Virtual contest is a way to take part in past contest, as close as possible to participation on time. It is supported only ICPC mode for virtual contests.
If you've seen these problems, a virtual contest is not for you - solve these problems in the archive.
If you just want to solve some problem from a contest, a virtual contest is not for you - solve this problem in the archive.
Never use someone else's code, read the tutorials or communicate with other person during a virtual contest.

No tag edit access

The problem statement has recently been changed. View the changes.

×
H1. Breadboard Capacity (easy version)

time limit per test

2 secondsmemory limit per test

512 megabytesinput

standard inputoutput

standard outputThis is an easier version of the problem H without modification queries.

Lester and Delbert work at an electronics company. They are currently working on a microchip component serving to connect two independent parts of a large supercomputer.

The component is built on top of a breadboard — a grid-like base for a microchip. The breadboard has $$$n$$$ rows and $$$m$$$ columns, and each row-column intersection contains a node. Also, on each side of the breadboard there are ports that can be attached to adjacent nodes. Left and right side have $$$n$$$ ports each, and top and bottom side have $$$m$$$ ports each. Each of the ports is connected on the outside to one of the parts bridged by the breadboard, and is colored red or blue respectively.

Ports can be connected by wires going inside the breadboard. However, there are a few rules to follow:

- Each wire should connect a red port with a blue port, and each port should be connected to at most one wire.
- Each part of the wire should be horizontal or vertical, and turns are only possible at one of the nodes.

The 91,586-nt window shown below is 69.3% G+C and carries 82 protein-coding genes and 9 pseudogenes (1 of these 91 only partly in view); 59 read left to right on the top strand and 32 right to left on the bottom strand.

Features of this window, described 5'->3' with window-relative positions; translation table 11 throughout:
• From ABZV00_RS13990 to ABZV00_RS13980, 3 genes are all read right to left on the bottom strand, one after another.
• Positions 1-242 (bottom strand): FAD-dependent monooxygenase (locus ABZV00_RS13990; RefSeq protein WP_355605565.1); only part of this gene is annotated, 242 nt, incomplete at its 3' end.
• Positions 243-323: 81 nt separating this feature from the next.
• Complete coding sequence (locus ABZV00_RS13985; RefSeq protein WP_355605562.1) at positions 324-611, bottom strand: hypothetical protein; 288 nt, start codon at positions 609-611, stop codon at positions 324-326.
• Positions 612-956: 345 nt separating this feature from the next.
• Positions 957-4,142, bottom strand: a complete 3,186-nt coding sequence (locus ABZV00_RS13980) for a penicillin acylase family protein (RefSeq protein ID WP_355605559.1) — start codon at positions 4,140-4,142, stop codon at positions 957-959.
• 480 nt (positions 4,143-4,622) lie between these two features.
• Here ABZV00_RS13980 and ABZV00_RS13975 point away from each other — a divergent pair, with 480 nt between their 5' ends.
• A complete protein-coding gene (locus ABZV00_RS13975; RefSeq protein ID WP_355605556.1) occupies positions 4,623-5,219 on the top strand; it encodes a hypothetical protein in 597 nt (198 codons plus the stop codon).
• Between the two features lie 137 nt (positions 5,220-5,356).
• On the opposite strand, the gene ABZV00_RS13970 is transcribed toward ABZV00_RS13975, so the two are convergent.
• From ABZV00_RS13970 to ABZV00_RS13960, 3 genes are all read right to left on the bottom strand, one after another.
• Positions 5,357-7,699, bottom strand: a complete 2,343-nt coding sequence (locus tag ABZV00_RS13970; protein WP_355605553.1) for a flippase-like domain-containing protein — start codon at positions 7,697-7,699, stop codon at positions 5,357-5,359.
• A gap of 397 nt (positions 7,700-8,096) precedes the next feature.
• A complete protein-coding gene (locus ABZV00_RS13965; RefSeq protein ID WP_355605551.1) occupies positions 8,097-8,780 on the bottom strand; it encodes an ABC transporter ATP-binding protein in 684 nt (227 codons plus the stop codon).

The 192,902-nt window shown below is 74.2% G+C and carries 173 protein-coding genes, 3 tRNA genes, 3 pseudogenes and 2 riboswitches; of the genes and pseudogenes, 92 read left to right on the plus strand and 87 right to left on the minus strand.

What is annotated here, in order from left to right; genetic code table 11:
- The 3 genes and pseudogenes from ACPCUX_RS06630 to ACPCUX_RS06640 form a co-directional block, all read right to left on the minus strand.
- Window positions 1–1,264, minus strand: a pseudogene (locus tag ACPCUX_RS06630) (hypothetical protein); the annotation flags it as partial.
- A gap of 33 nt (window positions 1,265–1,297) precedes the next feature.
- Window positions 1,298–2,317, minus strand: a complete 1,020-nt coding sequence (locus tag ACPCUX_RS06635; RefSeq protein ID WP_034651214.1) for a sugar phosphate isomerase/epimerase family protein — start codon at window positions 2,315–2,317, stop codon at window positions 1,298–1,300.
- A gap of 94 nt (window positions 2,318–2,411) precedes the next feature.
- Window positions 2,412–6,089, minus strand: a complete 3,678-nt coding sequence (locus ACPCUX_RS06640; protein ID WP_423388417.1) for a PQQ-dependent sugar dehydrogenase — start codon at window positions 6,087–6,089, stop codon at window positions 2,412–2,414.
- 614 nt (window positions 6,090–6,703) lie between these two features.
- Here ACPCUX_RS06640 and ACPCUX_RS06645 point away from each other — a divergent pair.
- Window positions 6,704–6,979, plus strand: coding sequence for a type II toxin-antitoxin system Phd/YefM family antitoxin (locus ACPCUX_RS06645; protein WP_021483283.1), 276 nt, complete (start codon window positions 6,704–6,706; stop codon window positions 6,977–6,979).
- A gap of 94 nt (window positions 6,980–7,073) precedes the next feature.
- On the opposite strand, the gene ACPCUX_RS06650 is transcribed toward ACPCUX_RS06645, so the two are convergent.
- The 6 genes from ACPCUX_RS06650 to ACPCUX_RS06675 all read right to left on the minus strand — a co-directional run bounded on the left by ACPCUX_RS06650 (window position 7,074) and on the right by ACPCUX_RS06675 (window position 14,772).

- To avoid interference, wires can not have common parts of non-zero length (but may have common nodes). Also, a wire can not cover the same segment of non-zero length twice.

The capacity of the breadboard is the largest number of red-blue wire connections that can be made subject to the rules above. For example, the breadboard above has capacity $$$7$$$, and one way to make seven connections is pictured below.

Up to this point statements of both versions are identical. Differences follow below.

Given the current breadboard configuration, help Lester and Delbert find its capacity efficiently.

Input

The first line contains three integers $$$n, m, q$$$ ($$$1 \leq n, m \leq 10^5$$$, $$$\pmb{q = 0}$$$). $$$n$$$ and $$$m$$$ are the number of rows and columns of the breadboard respectively. In this version $$$q$$$ is always zero, and is only present for consistency with the harder version.

The next four lines describe initial coloring of the ports. Each character in these lines is either R or B, depending on the coloring of the respective port. The first two of these lines contain $$$n$$$ characters each, and describe ports on the left and right sides respectively from top to bottom. The last two lines contain $$$m$$$ characters each, and describe ports on the top and bottom sides respectively from left to right.

Output

Print a single integer — the given breadboard capacity.

Example

Input

4 5 0 BBRR RBBR BBBBB RRRRR

Output

7

Codeforces (c) Copyright 2010-2020 Mike Mirzayanov

The only programming contests Web 2.0 platform

Server time: Oct/01/2020 07:37:07 (h1).

Desktop version, switch to mobile version.

Supported by

User lists

Name |
---|